0
votes
1answer
87 views

Bivector as a sum of exterior products of basis vectors.

Prove that for any 2-vector $\alpha=\Lambda^2(V)$ there is a basis $\{e_1,\ldots, e_k\}$ of $V$ such that $\alpha= e_1\wedge e_2 + e_3\wedge e_4 + \ldots +e_{k-1}\wedge e_k$, where $\wedge$ denotes ...
2
votes
3answers
174 views

index free proof of dot product of two wedge products

I am learning geometric algebra, and meet an identy of (edited according to Andrey's comments below) $$ (a\wedge b)\cdot(c\wedge d) = (a \cdot d)(b\cdot c) - (a \cdot c)(b \cdot d)$$ as in wiki ...
4
votes
1answer
207 views

On Chevalley's linear identification of the Clifford algebra $C(\mathbf p)$ with the exterior algebra $\wedge \mathbf p$

In reading Sternberg's notes on Clifford algebras and spin representations (page 148) I encountered the following: "...Consider the linear map $$C(\mathbf p)\rightarrow \wedge \mathbf p, x\mapsto ...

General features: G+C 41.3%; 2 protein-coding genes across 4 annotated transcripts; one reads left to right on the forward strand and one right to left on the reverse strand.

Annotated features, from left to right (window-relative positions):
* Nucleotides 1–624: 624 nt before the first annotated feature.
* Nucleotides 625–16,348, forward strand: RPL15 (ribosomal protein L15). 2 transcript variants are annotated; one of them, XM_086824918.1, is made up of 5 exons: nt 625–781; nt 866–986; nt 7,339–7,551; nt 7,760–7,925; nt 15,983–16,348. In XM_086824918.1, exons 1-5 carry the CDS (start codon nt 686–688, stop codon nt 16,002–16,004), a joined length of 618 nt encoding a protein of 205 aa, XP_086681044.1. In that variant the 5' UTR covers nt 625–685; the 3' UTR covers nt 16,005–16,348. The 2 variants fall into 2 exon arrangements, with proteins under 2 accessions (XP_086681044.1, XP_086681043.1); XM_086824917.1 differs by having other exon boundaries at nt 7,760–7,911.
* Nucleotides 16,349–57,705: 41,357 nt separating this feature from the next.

2
votes
1answer
116 views

Associativity of Moyal-like products

The Moyal product of two smooth functions $f,g$ on $\mathbb R^{2n}$ can be defined as $$ f\star g = \exp\left(-\omega^{ij} \frac{\partial}{\partial y^i} \frac{\partial}{\partial z^j}\right) f(y)g(z) ...
3
votes
2answers
265 views

How do I evaluate the Clifford product in dimensions greater than 3?

The Clifford product of a pair of vectors $a,b$ is an associative operation defined by $$ ab = a \cdot b + a \wedge b.$$ In sufficiently low dimensions I am used to being able to define the Clifford ...